This year sees the biggest set of local elections in England’s four-year electoral cycle.
There are more than 8,400 seats up for grabs plus a further 462 in Northern Ireland. That’s almost twice as many as last year.
There are no elections in Scotland and Wales or in a few parts of England – including London, Birmingham and Cornwall.
Most of the seats being contested were last fought in 2015 on the same day as the general election where David Cameron won a small majority for the Conservative Party – their first for 23 years.
That was also a very good day for Tories in council elections. The party made more than 500 gains – an impressive result for a governing party.
It was also a good election for UKIP, whilst Labour and the Liberal Democrats suffered losses. This means that most of the seats this year are currently Conservative held.
Seats being defended by each party:
- Conservatives: 4,901
- Labour: 2,105
- Lib Dem: 647
- UKIP: 176
- Green Party: 71
- Ind/Oth: 518
With such a large set of elections, the scope for big changes is increased.
In this case, that’s especially true for the Conservatives who are starting from a high point whilst their national poll ratings are pretty dire.
However, the range of other parties which voters will be able to choose between is limited as there are no Brexit Party or Change UK candidates.
What I’ll be looking out for at 03.00 in the morning
By John Curtice, Professor of Politics at Strathclyde University
The absence of the Brexit Party from these elections could be crucial and could explain if the Conservatives do somewhat better than their relatively dire position in the national opinion polls.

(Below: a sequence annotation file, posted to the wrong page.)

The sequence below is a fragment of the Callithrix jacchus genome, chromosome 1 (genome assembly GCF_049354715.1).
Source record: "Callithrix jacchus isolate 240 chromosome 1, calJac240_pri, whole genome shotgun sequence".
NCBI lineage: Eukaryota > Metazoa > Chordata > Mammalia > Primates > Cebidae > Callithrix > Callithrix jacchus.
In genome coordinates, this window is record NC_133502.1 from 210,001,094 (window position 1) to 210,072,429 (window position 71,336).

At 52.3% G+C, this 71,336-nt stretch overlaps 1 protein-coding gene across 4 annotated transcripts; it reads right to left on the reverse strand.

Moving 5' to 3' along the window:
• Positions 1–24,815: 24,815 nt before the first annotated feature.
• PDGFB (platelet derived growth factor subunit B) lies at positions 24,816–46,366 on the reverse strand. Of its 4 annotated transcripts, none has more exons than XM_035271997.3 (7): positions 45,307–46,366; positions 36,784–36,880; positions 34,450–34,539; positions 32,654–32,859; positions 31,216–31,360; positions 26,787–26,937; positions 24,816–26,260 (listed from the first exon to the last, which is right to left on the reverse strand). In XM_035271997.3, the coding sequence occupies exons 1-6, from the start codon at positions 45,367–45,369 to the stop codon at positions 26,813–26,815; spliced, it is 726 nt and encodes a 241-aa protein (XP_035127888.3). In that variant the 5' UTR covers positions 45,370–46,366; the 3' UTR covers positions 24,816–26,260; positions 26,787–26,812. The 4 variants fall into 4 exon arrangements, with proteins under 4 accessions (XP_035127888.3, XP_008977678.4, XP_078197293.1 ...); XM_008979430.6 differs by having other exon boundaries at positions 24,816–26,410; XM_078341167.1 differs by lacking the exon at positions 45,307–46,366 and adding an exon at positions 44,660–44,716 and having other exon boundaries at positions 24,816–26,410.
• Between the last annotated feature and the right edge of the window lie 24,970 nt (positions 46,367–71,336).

As well, UKIP are only fighting one in six of the seats.
One of things we will be poring over at 03.00 BST on Friday morning is whether or not there is a difference in the Conservative performance in those wards where UKIP are standing and those where they are not.
The truth is for most Leave voters unhappy with the Conservative government over Brexit they have nowhere to go in most places in these local elections.
Do they turn out and hold their noses and vote for the Conservatives, which is what Theresa May has to hope, or do they stay at home?
And, if it the latter, will turnout fall away in those places where there is no Eurosceptic candidate?
On the other side of the Brexit argument, the Lib Dems could well do with a relatively good performance because they don’t have the challenge of Change UK, which is not on the ballot paper.
Change UK are, frankly, fishing in exactly the same waters as the Liberal Democrats. They are basically going for socially liberal, pro-Remain people who are relatively comfortable about immigration. It is very much the same market.
The Lib Dems are the past masters of “pavement politics”. But look at the Lib Dems position in the national opinion polls and it is exactly the same as 2015 when these seats were last fought.
The truth is the Lib Dems are bound to make some gains simply because the party’s performance in 2015 was their worst ever in local elections.
One of the things we will be able to do is not only compare the position with 2015 but compare the position with last year, when they were running at about 16% in local elections.
Can they do better than that and begin to win over the Remain vote? Because if they can’t do it now, they may well be struggling in three weeks when European elections take place.